Howe House must be saved (Letter to the Editor)
The Howe House is up for sale. Will our community finally do right by James Howe and proclaim that his story, his truth and his life matter?
James Howe, the first African American to own property in Montclair, was manumitted from slavery by Maj. Nathanial Crane in Crane’s last will and testament. James Howe, who, as we learn from Crane’s papers, once blessed the Crane family by remembering and retelling their history to them, risks total erasure of his own.
Some 15 years back, a plan to move the James Howe House, known as the Freed Slave House, behind the Crane house was contrived and deliberated. The plan would have “freed” the valuable property for development, while re-enslaving the Howe heritage behind that of the Cranes. That the home would have been renamed the Slave House added incredible mockery to injustice.
Today the home is on the market and the idea of moving the home has arisen once again. How is it that white history keeps repeating itself while Black history is forever at risk?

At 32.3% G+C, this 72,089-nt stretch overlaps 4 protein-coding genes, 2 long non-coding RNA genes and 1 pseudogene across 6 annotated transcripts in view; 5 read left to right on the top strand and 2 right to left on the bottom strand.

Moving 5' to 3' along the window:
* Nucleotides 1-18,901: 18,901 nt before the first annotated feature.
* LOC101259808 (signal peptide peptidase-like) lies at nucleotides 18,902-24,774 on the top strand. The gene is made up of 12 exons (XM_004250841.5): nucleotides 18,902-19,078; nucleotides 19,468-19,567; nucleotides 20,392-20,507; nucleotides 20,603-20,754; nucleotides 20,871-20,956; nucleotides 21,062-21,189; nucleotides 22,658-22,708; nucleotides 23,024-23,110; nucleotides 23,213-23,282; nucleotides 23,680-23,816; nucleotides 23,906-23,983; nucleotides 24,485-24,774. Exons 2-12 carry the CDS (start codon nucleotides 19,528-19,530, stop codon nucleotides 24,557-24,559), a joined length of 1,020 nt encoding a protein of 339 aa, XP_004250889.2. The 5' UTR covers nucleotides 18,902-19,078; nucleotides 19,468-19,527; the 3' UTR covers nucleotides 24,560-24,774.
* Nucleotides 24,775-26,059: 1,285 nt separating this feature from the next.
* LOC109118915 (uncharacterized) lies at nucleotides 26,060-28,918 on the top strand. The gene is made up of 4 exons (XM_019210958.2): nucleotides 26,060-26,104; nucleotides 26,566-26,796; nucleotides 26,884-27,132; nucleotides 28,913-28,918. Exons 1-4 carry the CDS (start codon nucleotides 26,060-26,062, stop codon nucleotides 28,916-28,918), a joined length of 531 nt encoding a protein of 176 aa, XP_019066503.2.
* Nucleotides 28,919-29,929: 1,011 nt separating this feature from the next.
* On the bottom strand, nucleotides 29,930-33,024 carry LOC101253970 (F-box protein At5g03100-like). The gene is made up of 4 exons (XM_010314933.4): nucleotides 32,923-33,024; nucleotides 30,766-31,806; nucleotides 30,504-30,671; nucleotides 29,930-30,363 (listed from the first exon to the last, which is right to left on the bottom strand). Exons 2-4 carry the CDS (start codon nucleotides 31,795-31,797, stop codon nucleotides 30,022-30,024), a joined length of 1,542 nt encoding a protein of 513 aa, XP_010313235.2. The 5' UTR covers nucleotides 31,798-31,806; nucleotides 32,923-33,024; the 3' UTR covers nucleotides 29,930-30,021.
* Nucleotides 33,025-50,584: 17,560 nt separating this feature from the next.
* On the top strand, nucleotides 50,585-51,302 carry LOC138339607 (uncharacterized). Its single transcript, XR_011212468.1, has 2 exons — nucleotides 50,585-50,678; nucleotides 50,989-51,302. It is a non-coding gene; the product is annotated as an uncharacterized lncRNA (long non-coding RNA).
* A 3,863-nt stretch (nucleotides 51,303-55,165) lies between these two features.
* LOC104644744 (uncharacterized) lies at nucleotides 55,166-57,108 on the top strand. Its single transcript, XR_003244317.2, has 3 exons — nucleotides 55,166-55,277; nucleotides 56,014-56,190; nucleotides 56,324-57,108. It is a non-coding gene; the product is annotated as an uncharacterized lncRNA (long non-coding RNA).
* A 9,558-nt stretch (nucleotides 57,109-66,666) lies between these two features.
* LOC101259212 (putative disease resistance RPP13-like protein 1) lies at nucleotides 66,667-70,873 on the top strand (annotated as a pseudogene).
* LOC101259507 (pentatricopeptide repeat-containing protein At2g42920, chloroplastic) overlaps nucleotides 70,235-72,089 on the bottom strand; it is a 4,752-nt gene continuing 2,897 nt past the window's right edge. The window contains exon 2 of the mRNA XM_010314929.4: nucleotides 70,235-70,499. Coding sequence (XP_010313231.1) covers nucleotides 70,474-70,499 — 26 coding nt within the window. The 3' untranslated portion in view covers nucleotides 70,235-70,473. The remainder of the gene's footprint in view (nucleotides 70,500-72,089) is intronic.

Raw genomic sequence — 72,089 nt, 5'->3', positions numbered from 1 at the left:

We know everything we need to know about the Crane family. The Crane house, the site of the Montclair History Center on Orange Road, holds the history of our town. Crane heritage is searchable on Google. Nathanial Crane’s gravestone towers above the Caldwell Presbyterian churchyard. Nathanial Crane’s photograph is available on the worldwide web.
What of James Howe? All we have left is his home. If we have any hope of salvaging the truth of his life, we had best save this vestige.
To ensure that the Howe House matters and to save the home of James Howe the Friends of the Howe House need to raise money. Is this impossible in a town and county as rich as our own? As we discern whether or not to contribute, it will help to remember that the wealth and privilege that every white resident of Montclair and Essex County enjoys was made possible by slave labor, and that the money already given to secure white history and heritage was done at the neglect of Black history and Black lives.
This is the moment we have in Montclair and Essex County to stem the tide of Black loss. The James Howe House could be for our region a monument to truth, a bulwark against erasure, and a place where every African American can visit and receive the blessing of having their history told, not sold.
Rev. Anya Sammler-Michael